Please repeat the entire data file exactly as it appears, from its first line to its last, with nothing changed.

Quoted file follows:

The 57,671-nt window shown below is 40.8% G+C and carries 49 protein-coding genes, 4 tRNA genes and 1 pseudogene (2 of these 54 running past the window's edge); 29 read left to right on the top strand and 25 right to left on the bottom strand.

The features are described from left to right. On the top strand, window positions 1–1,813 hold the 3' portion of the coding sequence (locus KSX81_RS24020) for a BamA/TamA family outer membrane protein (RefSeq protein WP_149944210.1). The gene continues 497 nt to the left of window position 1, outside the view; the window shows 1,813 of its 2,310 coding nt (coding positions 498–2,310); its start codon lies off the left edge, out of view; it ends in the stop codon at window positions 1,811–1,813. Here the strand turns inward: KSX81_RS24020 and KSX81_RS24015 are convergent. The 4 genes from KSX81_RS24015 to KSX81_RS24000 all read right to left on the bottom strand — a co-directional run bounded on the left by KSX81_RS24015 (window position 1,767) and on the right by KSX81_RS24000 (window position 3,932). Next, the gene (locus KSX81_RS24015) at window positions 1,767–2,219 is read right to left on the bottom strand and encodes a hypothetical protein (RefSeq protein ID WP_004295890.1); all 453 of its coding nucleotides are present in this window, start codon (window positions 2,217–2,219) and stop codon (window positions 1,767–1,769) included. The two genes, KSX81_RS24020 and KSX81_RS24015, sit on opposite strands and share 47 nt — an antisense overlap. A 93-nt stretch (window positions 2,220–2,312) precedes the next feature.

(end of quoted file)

The 57,671-nt window shown below is 40.8% G+C and carries 49 protein-coding genes, 4 tRNA genes and 1 pseudogene (2 of these 54 running past the window's edge); 29 read left to right on the top strand and 25 right to left on the bottom strand.

The features are described from left to right. On the top strand, window positions 1–1,813 hold the 3' portion of the coding sequence (locus KSX81_RS24020) for a BamA/TamA family outer membrane protein (RefSeq protein WP_149944210.1). The gene continues 497 nt to the left of window position 1, outside the view; the window shows 1,813 of its 2,310 coding nt (coding positions 498–2,310); its start codon lies off the left edge, out of view; it ends in the stop codon at window positions 1,811–1,813. Here the strand turns inward: KSX81_RS24020 and KSX81_RS24015 are convergent. The 4 genes from KSX81_RS24015 to KSX81_RS24000 all read right to left on the bottom strand — a co-directional run bounded on the left by KSX81_RS24015 (window position 1,767) and on the right by KSX81_RS24000 (window position 3,932). Next, the gene (locus KSX81_RS24015) at window positions 1,767–2,219 is read right to left on the bottom strand and encodes a hypothetical protein (RefSeq protein ID WP_004295890.1); all 453 of its coding nucleotides are present in this window, start codon (window positions 2,217–2,219) and stop codon (window positions 1,767–1,769) included. The two genes, KSX81_RS24020 and KSX81_RS24015, sit on opposite strands and share 47 nt — an antisense overlap. A 93-nt stretch (window positions 2,220–2,312) precedes the next feature.